Also, for whatever it's worth, in the picture with the Cindy Brady T-shirt I'm wearing my Cookie Monster watch, which I had bought a couple of years earlier at the Sesame Street store at Gwinnett Place Mall, and which I still have (though it no longer works, unfortunately). In the other picture, I believe I'm wearing a Donald Duck watch. I used to collect character watches, and I still have a few (though none of them works).

I don't have either of those T-shirts anymore, though. I wish I did.

March 16, 2023

My Brother Was a Monkey

My brother was a monkey.

Not really, of course. But many years ago – many years ago, like forty-five or so – he liked to climb things, like this chair in my grandmother's house:

and this tree in my grandmother's backyard:

Also shown in this picture are my cousins Carrie and Heather

and this door frame in my grandmother's house:


Come to think of it, maybe he was only a monkey at my grandmother's house!

In any case, what I prize about old photographs like these is not just that they remind us what we used to be like – including the fact that my brother was a monkey, which I had completely forgotten – but also that they remind us what the places we used to spend our time were like. I especially love pictures taken at my grandmother's house; I always see things in them I hadn't thought about in years – like the painting of the man praying over his bread on the wall of that eating area just behind Jeff in the second door-frame-climbing picture; and the flowerdy wallpaper on that same wall; and the flowerdy curtains and flowerdy seat-cushion in that same room, which you can't see in the bottom picture of Jeff clinging to the top of the door frame, but which you can see through the open door on the right side of the frame in the first picture above, the chair-climbing picture, and which you can see (the curtains, at least) have been changed by the time the third picture above, the one where Jeff is preparing to climb the door frame, was made, two or three years later; and the black bell on the wall just beside the door frame Jeff is climbing; and the black telephone mounted to the wall on the other side of the door frame; and the lighting fixtures; the plastic plants; the furniture…. It's all precious to see now, and it all fills me with that combination of happiness and melancholy that is nostalgia.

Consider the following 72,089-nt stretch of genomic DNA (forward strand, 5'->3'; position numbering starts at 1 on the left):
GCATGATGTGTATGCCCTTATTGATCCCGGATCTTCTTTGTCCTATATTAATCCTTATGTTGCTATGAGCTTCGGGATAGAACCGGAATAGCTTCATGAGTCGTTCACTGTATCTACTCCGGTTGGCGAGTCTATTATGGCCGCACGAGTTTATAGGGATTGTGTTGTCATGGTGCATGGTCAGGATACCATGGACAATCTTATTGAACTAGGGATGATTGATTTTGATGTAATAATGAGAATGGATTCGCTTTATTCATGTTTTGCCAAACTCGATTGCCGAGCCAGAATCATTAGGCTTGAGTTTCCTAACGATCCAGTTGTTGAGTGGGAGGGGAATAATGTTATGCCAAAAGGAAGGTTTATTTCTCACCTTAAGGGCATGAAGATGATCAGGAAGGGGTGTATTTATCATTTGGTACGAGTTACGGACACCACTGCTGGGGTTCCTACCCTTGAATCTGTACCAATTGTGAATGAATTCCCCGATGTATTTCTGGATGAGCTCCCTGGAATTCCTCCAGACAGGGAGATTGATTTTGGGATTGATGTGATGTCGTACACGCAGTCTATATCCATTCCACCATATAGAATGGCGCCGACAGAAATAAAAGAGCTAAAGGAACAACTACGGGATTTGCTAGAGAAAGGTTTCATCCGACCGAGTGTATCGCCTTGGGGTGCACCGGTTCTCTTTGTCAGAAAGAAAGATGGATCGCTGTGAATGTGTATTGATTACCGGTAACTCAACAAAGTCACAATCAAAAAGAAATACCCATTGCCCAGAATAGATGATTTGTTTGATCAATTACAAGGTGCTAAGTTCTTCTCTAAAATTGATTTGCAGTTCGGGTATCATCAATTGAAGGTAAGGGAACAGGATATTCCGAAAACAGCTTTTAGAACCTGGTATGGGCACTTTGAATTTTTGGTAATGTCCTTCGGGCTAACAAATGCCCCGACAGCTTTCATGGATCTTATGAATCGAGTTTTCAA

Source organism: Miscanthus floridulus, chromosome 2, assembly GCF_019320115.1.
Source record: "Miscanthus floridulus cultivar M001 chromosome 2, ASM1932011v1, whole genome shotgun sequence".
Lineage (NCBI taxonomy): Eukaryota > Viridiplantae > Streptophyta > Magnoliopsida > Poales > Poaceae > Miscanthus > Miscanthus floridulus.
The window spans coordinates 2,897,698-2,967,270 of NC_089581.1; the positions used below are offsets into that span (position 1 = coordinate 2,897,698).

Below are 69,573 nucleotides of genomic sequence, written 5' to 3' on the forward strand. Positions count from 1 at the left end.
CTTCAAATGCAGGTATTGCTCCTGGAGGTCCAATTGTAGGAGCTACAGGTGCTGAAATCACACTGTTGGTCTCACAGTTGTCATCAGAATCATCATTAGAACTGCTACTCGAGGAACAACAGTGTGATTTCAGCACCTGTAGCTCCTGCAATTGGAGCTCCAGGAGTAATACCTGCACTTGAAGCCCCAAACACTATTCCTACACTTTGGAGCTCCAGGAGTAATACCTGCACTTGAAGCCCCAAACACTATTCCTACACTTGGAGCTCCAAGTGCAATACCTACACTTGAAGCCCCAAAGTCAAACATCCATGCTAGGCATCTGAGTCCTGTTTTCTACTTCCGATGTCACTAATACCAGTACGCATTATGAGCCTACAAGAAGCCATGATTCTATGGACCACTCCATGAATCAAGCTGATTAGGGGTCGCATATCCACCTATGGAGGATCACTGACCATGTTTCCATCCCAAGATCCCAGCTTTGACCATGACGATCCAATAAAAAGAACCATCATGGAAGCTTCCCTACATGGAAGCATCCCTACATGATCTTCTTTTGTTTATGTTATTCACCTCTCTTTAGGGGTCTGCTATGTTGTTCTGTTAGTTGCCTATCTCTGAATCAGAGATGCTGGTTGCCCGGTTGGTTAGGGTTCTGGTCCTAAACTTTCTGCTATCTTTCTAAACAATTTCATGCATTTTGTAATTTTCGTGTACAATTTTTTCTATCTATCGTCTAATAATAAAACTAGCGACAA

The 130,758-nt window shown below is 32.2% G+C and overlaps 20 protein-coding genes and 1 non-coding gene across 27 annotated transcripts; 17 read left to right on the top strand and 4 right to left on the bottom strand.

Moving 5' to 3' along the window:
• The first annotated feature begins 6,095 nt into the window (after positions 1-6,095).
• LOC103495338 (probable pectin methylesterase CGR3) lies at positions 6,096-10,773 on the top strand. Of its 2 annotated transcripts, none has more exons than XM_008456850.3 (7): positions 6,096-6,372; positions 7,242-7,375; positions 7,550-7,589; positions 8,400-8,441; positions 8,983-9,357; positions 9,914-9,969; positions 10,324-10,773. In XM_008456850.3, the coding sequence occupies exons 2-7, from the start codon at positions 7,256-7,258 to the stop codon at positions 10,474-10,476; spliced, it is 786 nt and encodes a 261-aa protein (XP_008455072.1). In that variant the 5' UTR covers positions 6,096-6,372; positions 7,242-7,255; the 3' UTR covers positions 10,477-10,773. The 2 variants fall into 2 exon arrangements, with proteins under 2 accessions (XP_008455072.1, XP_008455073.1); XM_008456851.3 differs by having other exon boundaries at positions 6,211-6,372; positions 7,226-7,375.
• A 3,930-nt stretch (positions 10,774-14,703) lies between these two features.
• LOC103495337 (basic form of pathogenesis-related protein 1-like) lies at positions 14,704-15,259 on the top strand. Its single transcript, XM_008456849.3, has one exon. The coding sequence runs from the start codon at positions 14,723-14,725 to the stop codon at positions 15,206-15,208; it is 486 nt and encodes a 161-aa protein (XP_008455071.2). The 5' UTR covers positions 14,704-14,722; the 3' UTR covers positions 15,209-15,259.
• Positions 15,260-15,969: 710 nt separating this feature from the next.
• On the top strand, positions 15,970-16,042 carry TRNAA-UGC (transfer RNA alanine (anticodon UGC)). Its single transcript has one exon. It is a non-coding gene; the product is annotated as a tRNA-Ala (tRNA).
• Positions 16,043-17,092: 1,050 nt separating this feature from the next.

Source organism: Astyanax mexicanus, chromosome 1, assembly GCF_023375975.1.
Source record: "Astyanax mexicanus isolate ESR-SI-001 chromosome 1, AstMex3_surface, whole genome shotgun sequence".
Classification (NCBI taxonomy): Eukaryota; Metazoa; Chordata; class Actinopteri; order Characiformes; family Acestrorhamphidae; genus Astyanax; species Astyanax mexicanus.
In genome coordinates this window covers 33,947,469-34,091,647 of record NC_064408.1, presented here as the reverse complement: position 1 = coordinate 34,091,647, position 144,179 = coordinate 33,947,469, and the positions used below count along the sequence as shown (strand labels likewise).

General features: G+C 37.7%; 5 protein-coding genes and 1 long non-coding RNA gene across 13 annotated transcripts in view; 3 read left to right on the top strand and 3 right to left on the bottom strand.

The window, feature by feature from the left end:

I've written this before, but though there are many wonderful things about my life now, sometimes I really miss the life I had forty-five years ago. And not just because my brother was a monkey.

And also not because, apparently, Tab was readily available back then.